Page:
Israel and Turkey have agreed to restore full diplomatic relations after Prime Minister Benjamin Netanyahu apologised for a deadly naval raid against a Gaza-bound international flotilla in a turnaround partly brokered by the US President.
Netanyahu said on Friday he "expressed apology" to Turkey for any error that led to the death of nine Turkish nationals in the 2010 incident. Israel also agreed to compensate the families of the victims, he said.
It was a surprising turnaround for Netanyahu who had long rejected calls to apologise. He announced the breakthrough after a 20-minute phone conversation with his Turkish counterpart, Recep Tayyip Erdogan.
US President Barack Obama helped broker the fence-mending while visiting Israel, but the sides had been reaching out to each other before.
"They agreed to restore normalisation between Israel and Turkey, including the dispatch of ambassadors and the cancellation of legal steps against Israeli soldiers,'' a statement from Netanyahu's office said.
Netanyahu "regretted the recent deterioration of relations between Israel and Turkey and expressed his commitment to overcoming their differences in order to advance peace and stability in the region," it said.
"In light of Israel's investigation into the incident which pointed to a number of operational mistakes, the Prime Minister expressed Israel's apology to the Turkish people for any mistakes that might have led to the loss of life or injury and agreed to conclude an agreement on compensation/nonliability."
During the phone call, Erdogan underlined the importance of strong cooperation and friendship between Turkey and Israel.
"Erdogan told [Israeli premier] Binyamin Netanyahu that he valued centuries-long strong friendship and cooperation between the Turkish and Israeli nations," Erdogan's office said.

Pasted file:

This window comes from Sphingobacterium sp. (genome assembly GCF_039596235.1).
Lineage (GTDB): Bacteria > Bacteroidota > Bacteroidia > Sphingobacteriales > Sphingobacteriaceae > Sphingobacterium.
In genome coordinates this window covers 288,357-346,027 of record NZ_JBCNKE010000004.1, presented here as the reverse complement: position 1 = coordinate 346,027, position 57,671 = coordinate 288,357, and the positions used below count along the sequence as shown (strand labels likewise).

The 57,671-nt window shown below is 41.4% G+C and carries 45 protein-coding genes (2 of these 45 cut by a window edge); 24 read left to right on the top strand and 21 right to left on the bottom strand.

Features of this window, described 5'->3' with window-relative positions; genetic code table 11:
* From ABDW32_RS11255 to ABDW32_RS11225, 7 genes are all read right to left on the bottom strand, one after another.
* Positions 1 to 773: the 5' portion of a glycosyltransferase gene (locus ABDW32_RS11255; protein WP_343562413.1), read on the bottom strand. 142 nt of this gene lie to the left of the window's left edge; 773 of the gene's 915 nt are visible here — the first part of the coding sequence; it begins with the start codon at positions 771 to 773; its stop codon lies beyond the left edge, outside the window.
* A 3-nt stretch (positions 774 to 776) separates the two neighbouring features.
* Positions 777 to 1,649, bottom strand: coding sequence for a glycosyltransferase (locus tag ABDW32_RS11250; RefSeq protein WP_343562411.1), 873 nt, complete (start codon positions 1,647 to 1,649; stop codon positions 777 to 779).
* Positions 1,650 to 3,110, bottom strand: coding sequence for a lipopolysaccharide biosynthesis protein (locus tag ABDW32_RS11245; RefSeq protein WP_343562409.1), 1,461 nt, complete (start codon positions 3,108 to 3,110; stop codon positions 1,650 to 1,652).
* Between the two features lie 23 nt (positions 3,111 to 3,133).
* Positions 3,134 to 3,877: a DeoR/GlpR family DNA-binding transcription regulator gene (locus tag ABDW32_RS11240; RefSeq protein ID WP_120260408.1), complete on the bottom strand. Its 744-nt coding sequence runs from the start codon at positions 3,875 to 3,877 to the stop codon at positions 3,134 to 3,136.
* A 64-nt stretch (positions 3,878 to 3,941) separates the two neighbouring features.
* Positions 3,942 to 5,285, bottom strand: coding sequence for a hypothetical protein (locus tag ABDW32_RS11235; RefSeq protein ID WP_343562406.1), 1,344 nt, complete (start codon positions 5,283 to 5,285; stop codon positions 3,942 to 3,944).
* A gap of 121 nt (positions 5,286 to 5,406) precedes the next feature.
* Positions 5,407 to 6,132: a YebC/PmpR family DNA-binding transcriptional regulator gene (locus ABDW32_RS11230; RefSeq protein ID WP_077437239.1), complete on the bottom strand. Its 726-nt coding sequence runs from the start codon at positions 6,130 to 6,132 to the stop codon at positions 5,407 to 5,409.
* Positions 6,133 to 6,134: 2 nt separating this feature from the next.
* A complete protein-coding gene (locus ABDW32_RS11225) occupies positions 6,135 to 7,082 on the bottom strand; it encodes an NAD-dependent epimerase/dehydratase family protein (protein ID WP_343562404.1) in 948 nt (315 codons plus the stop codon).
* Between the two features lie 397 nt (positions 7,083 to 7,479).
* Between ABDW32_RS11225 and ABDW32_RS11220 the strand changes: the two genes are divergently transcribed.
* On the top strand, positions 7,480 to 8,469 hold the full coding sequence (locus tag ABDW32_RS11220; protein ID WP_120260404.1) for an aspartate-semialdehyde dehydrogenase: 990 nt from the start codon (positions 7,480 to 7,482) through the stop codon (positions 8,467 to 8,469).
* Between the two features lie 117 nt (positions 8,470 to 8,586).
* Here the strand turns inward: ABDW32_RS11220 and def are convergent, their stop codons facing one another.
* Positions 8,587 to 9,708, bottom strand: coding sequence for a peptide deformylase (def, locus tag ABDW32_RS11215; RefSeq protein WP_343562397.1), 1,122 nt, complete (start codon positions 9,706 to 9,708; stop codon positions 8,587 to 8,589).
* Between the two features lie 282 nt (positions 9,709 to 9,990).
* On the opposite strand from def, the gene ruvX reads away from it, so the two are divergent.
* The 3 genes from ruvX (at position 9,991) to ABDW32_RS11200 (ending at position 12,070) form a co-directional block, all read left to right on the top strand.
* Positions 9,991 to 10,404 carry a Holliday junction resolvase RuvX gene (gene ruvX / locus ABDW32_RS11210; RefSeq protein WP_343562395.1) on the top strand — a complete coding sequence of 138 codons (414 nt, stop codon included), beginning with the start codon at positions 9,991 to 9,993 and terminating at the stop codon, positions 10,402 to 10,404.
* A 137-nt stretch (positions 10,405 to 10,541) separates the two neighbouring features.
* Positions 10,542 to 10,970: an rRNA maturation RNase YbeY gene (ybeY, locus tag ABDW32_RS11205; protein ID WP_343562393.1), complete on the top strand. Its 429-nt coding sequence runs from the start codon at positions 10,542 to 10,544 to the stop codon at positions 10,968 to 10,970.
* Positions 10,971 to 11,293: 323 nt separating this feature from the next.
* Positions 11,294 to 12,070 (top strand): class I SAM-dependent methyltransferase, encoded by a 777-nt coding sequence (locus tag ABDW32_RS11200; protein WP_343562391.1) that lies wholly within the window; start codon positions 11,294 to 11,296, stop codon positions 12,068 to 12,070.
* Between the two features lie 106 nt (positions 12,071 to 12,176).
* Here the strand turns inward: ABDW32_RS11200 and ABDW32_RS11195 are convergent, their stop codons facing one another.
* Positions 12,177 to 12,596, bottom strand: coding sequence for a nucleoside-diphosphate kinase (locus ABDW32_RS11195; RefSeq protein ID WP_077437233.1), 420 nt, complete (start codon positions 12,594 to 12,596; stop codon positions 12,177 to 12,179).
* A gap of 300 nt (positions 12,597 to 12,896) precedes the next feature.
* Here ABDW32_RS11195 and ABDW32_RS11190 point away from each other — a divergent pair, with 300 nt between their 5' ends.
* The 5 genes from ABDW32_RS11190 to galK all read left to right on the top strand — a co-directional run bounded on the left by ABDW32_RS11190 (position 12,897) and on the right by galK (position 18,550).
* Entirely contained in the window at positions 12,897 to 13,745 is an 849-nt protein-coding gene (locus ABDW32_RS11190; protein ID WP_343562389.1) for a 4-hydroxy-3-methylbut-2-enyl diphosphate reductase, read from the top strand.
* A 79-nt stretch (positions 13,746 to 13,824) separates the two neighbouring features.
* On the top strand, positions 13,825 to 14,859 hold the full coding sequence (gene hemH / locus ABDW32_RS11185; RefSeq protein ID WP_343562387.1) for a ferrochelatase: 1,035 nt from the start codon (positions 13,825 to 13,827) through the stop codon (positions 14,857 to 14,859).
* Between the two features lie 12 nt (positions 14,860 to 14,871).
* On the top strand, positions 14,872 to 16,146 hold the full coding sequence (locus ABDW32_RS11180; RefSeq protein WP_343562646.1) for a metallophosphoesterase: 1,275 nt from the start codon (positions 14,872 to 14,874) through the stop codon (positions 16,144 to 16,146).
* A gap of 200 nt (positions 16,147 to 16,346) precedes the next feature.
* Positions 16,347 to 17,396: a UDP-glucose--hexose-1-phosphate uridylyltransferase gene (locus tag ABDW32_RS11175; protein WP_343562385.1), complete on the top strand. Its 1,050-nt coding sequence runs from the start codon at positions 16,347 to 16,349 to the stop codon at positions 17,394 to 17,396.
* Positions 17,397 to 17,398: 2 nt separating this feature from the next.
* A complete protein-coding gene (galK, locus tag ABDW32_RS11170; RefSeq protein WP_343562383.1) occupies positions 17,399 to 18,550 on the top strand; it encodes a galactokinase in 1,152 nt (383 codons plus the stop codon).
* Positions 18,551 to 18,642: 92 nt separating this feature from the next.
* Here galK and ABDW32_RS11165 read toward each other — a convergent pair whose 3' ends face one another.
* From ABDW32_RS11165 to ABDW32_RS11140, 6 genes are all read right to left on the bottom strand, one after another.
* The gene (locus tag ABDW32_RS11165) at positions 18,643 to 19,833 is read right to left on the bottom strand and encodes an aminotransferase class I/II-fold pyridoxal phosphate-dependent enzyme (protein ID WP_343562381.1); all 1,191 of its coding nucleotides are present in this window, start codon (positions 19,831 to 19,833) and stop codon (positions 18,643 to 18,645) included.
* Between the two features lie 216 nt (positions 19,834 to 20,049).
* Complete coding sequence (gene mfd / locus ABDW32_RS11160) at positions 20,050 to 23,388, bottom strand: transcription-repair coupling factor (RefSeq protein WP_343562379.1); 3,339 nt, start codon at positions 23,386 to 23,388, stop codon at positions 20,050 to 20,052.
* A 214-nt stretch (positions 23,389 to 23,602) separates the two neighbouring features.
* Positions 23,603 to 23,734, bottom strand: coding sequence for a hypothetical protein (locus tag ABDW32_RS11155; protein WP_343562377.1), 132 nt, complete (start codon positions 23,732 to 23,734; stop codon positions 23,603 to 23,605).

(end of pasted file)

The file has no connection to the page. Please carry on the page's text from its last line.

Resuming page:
It said Netanyahu appreciated Erdogan's interview with a Danish paper in which he said he was misunderstood in remarks at a UN conference in Vienna.
Erdogan said Islamophobia should be considered a crime against humanity "just like Zionism, like anti-Semitism and like fascism." His comments drew wide condemnation. Erdogan later told Politiken that he was misunderstood and was criticizing Israeli policy.
Erdogan's office said: "Our prime minister accepted the apology in the name of the Turkish people."
Erdogan "expressed that it was saddening that relations, which are of vital strategic importance for peace and the stability of the region, have been soured in recent years," the statement said.
Al Jazeera's Elif Ural, reporting from Istanbul, said that Hamas, armed Palestinian group, has sent a message expressing disappointment that Turkey has accepted the apology.
Israel and Turkey were once close allies. Relations began to decline after Erdogan, whose party has roots in Turkey's Islamist movement, became prime minister in 2003.
Tensions raged after Erdogan attacked Israel for the high Palestinian death toll in an Israeli campaign aimed at stopping daily rocket fire from Gaza on Israel in the winter of 2008, at one point storming off a stage he shared with the Israeli president at the high-profile World Economic Forum in Davos, Switzerland.
Animosity peaked on May 31, 2010, when Israeli commandos boarded a flotilla of six humanitarian ships on their way to Gaza.
Nine Turkish activists were killed on the lead ship Mavi Marmara, sparking international condemnation and contentious diplomatic dispute between Israel and Turkey.
An inquiry into the incident said Israel broke international humanitarian and human rights law.
The inquiry, which was later endorsed by the United Nations Human Rights Council, found "clear evidence to support prosecutions" for crimes including "wilful killing; torture or inhuman treatment; wilfully causing great suffering or serious injury to body or health."
Al Jazeera's Anita McNaught, reporting from Cairo, said Turkey got "almost everything it wanted" from the apology, including acknowledgement of Israel's "operational errors" and offer of compensation.
"This is an extraordinary event and a completely unexpected one," our correspondent said. "This has been enormously damaging schism between these two countries [Israel and Turkey]".
Israel has imposed a blockade on the Gaza Strip since June 2007 after Hamas took control of the territory.
Though the Israeli restrictions have been eased, Israel still enforces a naval blockade on the territory.
The lifting of the blockade, which Turkey has also demanded from Israel, is not covered in the apology, according to Al Jazeera's McNaught.